Bernard Dudot

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Bernard Dudot
Born (1939-01-30) January 30, 1939 (age 75)[1]
Nancy, France
Nationality French
Education Engineering
Alma mater Centre d'Etudes Supérieures des Techniques Industrielles
Occupation Engineering Director GP2 and GP3 series
Employer GP2 Series , GP3 Series

Bernard Dudot (French pronunciation: ​[beʁnaʁ dydo]) (born January 30, 1939) is a French engineer who was instrumental in the development of the turbo and normally aspirated V10 engines of Formula One while working for Alpine and Renault.[2][3] As of 2005, he is Head of Engineering of the GP2 Series.[4] He has a similar role in GP3 Series since the creation of that category.[5] He is also a consultant for Le Mans organisation.[1]

Career[edit]

Alpine and Renault years[edit]

In 1967, he joined Automobiles Alpine, after convincing Jean Rédelé. Rédelé commissioned him to organize a motor development department of their own to reduce dependence on those of Gordini, Mignotet and Moteur Moderne.[6] There he began to develop a turbo engine, which would be one of the bases for the future Renault’s Formula One turbo engine.[3][6] In 1971, he tuned a R16’s engine to be mounted on a chassis designed by André de Cortanze for the French F3 Championship.[7]

In 1973, before the merger between Alpine and Renault-Gordini, Jean Terramorsi, Chairman of the second company, sent Dudot to the United States to study the potential of turbo technology in motorsport.[8] There he was finally convinced of the possibilities.[3][2] Back in France, he went to work at the Renault Sport’s Viry-Châtillon factory where he and other developers (François Castaing and Jean-Pierre Boudy) began adapting the CH1 (a two-litre engine for F2 and Sport) to make it a smaller turbo engine.[2][9]

In early 1975, Castaing took a more administrative role and Boudy went to the design office, so Dudot was left in charge of developing an engine for Le Mans and the secret design of the 1.5-litre turbo for Formula One.[2][9] After some tests, the car fitted with the new and innovative Renault-Gordini EF1 engine, the RS01, debuted at the 1977 British Grand Prix.[2][10]

In 1980, when Castaing was transferred to other activities within Renault and left Renault Sport, Dudot was appointed Technical Director.[2][11] In 1986, he led the design of the EF15B[12] power plant, which included for the first time in Formula One the pneumatic valve return, an innovation that would have a major impact on the era of atmospheric engines.[3][13] At the end of that year, Renault ceased its turbo programme.[3] Soon after, Patrick Faure entrusted to him to design a naturally aspirated engine in view of the regulations that would take effect from 1989.[14] He devised a 3.5-litre V10 that was revolutionary at a time when other manufacturers were betting on the V8 and V12.[2][3][12]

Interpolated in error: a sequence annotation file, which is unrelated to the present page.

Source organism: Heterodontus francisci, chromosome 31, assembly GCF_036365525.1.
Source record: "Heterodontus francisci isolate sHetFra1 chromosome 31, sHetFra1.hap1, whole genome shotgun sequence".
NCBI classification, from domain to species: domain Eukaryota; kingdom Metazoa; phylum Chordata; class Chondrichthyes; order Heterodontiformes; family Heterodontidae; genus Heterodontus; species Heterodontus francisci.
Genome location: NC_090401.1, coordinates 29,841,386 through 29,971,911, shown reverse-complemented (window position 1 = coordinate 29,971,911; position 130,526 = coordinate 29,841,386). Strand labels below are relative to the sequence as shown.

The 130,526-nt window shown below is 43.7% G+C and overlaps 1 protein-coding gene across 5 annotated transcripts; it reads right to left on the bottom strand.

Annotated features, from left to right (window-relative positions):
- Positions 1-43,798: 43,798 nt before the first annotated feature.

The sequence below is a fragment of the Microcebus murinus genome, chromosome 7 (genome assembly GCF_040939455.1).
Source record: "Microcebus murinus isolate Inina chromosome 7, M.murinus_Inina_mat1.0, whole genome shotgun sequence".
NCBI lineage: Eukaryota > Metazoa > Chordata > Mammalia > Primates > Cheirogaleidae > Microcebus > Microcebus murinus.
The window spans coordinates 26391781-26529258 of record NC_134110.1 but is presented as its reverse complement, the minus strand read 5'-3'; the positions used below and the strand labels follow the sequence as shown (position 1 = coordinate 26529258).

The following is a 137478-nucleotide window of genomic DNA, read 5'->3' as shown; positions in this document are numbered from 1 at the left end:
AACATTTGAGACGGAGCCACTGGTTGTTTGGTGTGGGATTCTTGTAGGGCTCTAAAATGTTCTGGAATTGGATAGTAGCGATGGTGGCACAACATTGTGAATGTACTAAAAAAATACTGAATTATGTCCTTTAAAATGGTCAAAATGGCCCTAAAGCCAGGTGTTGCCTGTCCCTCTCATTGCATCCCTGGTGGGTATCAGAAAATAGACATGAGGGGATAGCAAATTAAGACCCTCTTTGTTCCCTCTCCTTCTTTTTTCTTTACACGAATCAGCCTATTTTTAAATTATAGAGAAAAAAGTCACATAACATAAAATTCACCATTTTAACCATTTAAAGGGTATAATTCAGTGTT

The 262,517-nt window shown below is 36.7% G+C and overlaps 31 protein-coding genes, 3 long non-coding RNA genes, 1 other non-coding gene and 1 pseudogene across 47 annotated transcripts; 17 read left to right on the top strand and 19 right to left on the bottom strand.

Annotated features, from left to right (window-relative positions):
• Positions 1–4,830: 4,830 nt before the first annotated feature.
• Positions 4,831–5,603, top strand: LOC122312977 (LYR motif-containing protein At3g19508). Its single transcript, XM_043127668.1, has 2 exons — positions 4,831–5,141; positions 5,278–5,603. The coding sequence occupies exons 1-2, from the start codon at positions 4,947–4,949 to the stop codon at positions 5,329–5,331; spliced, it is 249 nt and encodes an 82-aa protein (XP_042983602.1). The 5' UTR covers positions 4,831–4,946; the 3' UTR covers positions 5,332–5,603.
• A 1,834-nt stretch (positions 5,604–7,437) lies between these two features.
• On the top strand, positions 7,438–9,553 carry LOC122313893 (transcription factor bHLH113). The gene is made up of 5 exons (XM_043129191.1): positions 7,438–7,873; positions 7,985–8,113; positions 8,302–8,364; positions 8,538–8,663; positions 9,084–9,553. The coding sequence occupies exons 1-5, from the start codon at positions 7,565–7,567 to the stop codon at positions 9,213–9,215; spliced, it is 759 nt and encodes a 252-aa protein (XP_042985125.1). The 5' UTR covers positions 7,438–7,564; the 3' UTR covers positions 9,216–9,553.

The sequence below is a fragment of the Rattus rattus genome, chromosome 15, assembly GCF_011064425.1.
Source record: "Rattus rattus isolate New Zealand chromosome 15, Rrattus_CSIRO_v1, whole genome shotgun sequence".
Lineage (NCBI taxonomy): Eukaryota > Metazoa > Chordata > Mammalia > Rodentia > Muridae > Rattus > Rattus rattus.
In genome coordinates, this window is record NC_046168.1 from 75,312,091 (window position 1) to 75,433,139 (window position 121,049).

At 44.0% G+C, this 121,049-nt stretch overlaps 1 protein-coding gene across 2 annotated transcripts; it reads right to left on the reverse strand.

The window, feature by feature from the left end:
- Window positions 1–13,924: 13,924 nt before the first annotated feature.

Prost Grand Prix, USA interlude and return to Renault[edit]

At the end of 1997 Renault left the Formula One and Dudot was hired as Prost Grand Prix’s Technical Director, but in June 1999 he was replaced by Alan Jenkins.[2] In 2001, he joined Nissan’s Infiniti engine programme in the Indy Racing League as Project Manager.[15] On 26 February 2003, after some time with Menard, he was rehired by Renault as Deputy Managing Director in charge of the Renault F1 Team's engine department at Viry-Châtillon.[16][17] He left that position on April 1, 2005, and his functions were divided between Rob White and André Lainé.[18]

References[edit]

  1. ^ a b "Bernard Dudot". Oldracingcars.com. 16 November 2005. Retrieved 31 May 2012. 
  2. ^ a b c d e f g h "People: Bernard Dudot". Grandprix.com. Inside F1. Archived from the original on 31 May 2012. Retrieved 31 May 2012. 
  3. ^ a b c d e f Scarborough, Craig. "Technically Challenged: Renault Innovations in Formula One". Atlas F1. ScarbsF1.com. Archived from the original on 4 June 2012. Retrieved 4 June 2012. 
  4. ^ "Bernard Dudot joins the GP2 series". Auto123.com. 5 April 2005. Retrieved 31 May 2012. 
  5. ^ "The Staff". GP3Series.com. Retrieved 31 May 2012. 
  6. ^ a b Smith, Roy (2008). Alpine & Renault: The Development of the Revolutionary Turbo F1 Car 1968 to 1979. Veloce Publishing. p. 54. ISBN 1845841778. 
  7. ^ Smith, Roy (2008). Alpine & Renault: The Development of the Revolutionary Turbo F1 Car 1968 to 1979. Veloce Publishing. p. 43. ISBN 1845841778. 
  8. ^ Smith, Roy (2008). Alpine & Renault: The Development of the Revolutionary Turbo F1 Car 1968 to 1979. Veloce Publishing. p. 47. ISBN 1845841778. 
  9. ^ a b Smith, Roy (2008). Alpine & Renault: The Development of the Revolutionary Turbo F1 Car 1968 to 1979. Veloce Publishing. p. 46. ISBN 1845841778. 
  10. ^ "RS01". Renault. Retrieved 31 May 2012. 
  11. ^ Saward, Joe (1 August 1992). "Interview: Bernard Dutot". Grandprix.com. Inside F1. Archived from the original on 4 June 2012. Retrieved 4 June 2012. 
  12. ^ a b "Renault and F1". Renault. Archived from the original on 7 February 2012. Retrieved 17 October 2011. 
  13. ^ Taulbut, Derek. "Note 89 - TurboCharging background". Grand Prix Engine Development 1906 - 2000. Grandprixengines.co.uk. Archived from the original on 4 June 2012. Retrieved 4 June 2012. 
  14. ^ "People: Patrick Faure". Grandprix.com. Inside F1. Retrieved 22 February 2012. 
  15. ^ "Friday notebook: New hire". Sportsillustrated.cnn.com. May 25, 2001. Retrieved 31 May 2012. 
  16. ^ "Engine Designer Bernard Dudot Rejoins Renault". SPEEDTV.com. 26 February 2003. Retrieved 31 May 2012. 
  17. ^ "Engine wizard Dudot rejoins Renault". autosport.com. Haymarket Publishing. 27 February 2003. Retrieved 6 June 2012. 
  18. ^ "Bernard Dudot to retire from Renault". ManipeF1.com. 16 March 2005. Archived from the original on 7 February 2012. Retrieved 31 May 2012.